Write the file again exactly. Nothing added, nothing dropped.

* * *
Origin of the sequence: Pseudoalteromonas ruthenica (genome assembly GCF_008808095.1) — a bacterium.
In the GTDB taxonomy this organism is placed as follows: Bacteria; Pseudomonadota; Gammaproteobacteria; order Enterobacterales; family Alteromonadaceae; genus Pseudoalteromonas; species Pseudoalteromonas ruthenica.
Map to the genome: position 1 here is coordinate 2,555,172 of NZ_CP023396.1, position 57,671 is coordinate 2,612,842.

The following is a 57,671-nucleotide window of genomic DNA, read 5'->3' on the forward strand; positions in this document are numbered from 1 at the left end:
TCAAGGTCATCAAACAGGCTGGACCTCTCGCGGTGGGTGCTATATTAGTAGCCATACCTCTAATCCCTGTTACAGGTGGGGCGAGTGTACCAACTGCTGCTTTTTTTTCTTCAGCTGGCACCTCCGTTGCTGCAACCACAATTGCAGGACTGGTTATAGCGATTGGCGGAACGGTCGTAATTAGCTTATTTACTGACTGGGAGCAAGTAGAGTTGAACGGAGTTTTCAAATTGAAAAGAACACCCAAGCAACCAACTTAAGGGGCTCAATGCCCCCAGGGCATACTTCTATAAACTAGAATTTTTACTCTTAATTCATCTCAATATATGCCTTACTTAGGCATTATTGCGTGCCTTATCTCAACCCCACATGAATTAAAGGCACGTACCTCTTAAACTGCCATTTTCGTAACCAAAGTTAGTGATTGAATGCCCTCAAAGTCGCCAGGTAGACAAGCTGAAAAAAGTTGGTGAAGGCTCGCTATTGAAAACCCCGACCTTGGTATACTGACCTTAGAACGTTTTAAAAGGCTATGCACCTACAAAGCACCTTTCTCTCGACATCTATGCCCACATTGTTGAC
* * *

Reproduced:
Origin of the sequence: Pseudoalteromonas ruthenica (genome assembly GCF_008808095.1) — a bacterium.
In the GTDB taxonomy this organism is placed as follows: Bacteria; Pseudomonadota; Gammaproteobacteria; order Enterobacterales; family Alteromonadaceae; genus Pseudoalteromonas; species Pseudoalteromonas ruthenica.
Map to the genome: position 1 here is coordinate 2,555,172 of NZ_CP023396.1, position 57,671 is coordinate 2,612,842.

The following is a 57,671-nucleotide window of genomic DNA, read 5'->3' on the forward strand; positions in this document are numbered from 1 at the left end:
TCAAGGTCATCAAACAGGCTGGACCTCTCGCGGTGGGTGCTATATTAGTAGCCATACCTCTAATCCCTGTTACAGGTGGGGCGAGTGTACCAACTGCTGCTTTTTTTTCTTCAGCTGGCACCTCCGTTGCTGCAACCACAATTGCAGGACTGGTTATAGCGATTGGCGGAACGGTCGTAATTAGCTTATTTACTGACTGGGAGCAAGTAGAGTTGAACGGAGTTTTCAAATTGAAAAGAACACCCAAGCAACCAACTTAAGGGGCTCAATGCCCCCAGGGCATACTTCTATAAACTAGAATTTTTACTCTTAATTCATCTCAATATATGCCTTACTTAGGCATTATTGCGTGCCTTATCTCAACCCCACATGAATTAAAGGCACGTACCTCTTAAACTGCCATTTTCGTAACCAAAGTTAGTGATTGAATGCCCTCAAAGTCGCCAGGTAGACAAGCTGAAAAAAGTTGGTGAAGGCTCGCTATTGAAAACCCCGACCTTGGTATACTGACCTTAGAACGTTTTAAAAGGCTATGCACCTACAAAGCACCTTTCTCTCGACATCTATGCCCACATTGTTGAC